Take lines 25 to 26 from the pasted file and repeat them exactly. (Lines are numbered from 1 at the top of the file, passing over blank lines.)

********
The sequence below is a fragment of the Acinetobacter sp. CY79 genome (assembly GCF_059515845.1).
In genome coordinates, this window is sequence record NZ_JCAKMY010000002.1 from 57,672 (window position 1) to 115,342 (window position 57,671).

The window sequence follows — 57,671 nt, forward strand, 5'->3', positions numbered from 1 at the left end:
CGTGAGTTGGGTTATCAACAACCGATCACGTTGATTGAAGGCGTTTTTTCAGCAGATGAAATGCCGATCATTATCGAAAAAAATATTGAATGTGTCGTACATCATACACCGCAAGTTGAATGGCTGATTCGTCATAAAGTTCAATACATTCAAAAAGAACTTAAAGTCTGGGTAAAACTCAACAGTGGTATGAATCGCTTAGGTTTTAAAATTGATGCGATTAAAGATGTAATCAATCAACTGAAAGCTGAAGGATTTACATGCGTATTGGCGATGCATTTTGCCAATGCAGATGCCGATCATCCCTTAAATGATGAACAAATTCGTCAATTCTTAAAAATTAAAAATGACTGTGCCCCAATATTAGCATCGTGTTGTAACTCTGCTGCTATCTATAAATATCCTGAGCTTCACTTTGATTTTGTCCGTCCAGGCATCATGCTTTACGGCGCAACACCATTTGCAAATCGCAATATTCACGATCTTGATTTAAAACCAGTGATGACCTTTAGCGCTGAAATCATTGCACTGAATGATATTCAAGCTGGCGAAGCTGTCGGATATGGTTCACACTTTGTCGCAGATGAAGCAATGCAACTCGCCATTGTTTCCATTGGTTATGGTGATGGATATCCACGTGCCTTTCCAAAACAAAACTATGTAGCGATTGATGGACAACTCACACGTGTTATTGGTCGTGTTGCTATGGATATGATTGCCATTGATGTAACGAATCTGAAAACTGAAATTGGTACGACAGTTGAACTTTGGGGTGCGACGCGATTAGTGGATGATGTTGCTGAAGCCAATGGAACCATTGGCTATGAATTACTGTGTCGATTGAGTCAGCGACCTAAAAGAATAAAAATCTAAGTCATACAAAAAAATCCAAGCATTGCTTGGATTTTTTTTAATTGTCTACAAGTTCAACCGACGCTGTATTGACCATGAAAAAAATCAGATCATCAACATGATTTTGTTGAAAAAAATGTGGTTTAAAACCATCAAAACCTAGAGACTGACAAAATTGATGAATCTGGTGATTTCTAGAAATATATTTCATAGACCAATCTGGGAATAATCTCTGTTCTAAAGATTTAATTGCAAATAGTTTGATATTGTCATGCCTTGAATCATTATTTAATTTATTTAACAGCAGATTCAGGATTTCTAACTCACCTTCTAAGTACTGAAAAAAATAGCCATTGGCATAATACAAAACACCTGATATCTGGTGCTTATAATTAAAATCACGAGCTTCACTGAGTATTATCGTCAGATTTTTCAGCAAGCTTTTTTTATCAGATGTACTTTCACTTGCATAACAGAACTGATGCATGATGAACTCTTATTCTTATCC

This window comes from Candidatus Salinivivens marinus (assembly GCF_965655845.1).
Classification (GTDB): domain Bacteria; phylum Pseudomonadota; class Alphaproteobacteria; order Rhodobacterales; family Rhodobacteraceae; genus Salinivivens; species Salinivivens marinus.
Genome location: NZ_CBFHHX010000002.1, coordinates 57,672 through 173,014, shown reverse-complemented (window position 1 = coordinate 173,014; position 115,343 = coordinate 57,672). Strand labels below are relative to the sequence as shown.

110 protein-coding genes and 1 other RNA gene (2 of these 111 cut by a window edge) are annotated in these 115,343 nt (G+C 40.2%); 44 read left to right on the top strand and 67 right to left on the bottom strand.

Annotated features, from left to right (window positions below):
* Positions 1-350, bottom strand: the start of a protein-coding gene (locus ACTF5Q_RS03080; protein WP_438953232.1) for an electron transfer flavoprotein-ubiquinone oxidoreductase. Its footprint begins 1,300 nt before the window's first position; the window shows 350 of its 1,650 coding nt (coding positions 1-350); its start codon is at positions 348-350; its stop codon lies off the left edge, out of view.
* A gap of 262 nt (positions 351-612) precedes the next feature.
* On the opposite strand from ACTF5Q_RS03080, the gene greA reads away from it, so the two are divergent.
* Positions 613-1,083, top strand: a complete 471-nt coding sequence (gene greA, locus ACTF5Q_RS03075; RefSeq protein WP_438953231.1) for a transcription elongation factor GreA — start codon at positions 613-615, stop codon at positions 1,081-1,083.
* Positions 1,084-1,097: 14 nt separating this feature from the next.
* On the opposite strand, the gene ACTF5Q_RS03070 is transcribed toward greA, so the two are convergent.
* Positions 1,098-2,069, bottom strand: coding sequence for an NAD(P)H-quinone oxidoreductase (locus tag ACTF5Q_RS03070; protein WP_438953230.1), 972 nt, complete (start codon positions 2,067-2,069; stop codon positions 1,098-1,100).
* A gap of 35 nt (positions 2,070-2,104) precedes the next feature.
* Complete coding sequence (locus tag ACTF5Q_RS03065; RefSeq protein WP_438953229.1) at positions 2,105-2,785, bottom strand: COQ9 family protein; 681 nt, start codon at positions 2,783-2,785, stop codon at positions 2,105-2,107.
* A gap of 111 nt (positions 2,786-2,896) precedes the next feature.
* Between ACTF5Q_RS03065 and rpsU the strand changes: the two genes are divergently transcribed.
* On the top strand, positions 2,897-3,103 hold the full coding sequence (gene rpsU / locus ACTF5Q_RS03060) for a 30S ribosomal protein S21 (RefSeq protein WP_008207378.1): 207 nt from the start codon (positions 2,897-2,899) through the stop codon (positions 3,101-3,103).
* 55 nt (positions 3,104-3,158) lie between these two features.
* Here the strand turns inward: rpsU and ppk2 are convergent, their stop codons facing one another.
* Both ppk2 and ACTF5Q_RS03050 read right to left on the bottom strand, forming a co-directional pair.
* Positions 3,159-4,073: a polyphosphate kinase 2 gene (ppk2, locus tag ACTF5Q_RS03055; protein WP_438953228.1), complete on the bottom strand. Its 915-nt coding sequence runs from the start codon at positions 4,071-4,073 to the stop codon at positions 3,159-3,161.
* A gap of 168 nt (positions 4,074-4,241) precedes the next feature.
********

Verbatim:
* Positions 3,159-4,073: a polyphosphate kinase 2 gene (ppk2, locus tag ACTF5Q_RS03055; protein WP_438953228.1), complete on the bottom strand. Its 915-nt coding sequence runs from the start codon at positions 4,071-4,073 to the stop codon at positions 3,159-3,161.
* A gap of 168 nt (positions 4,074-4,241) precedes the next feature.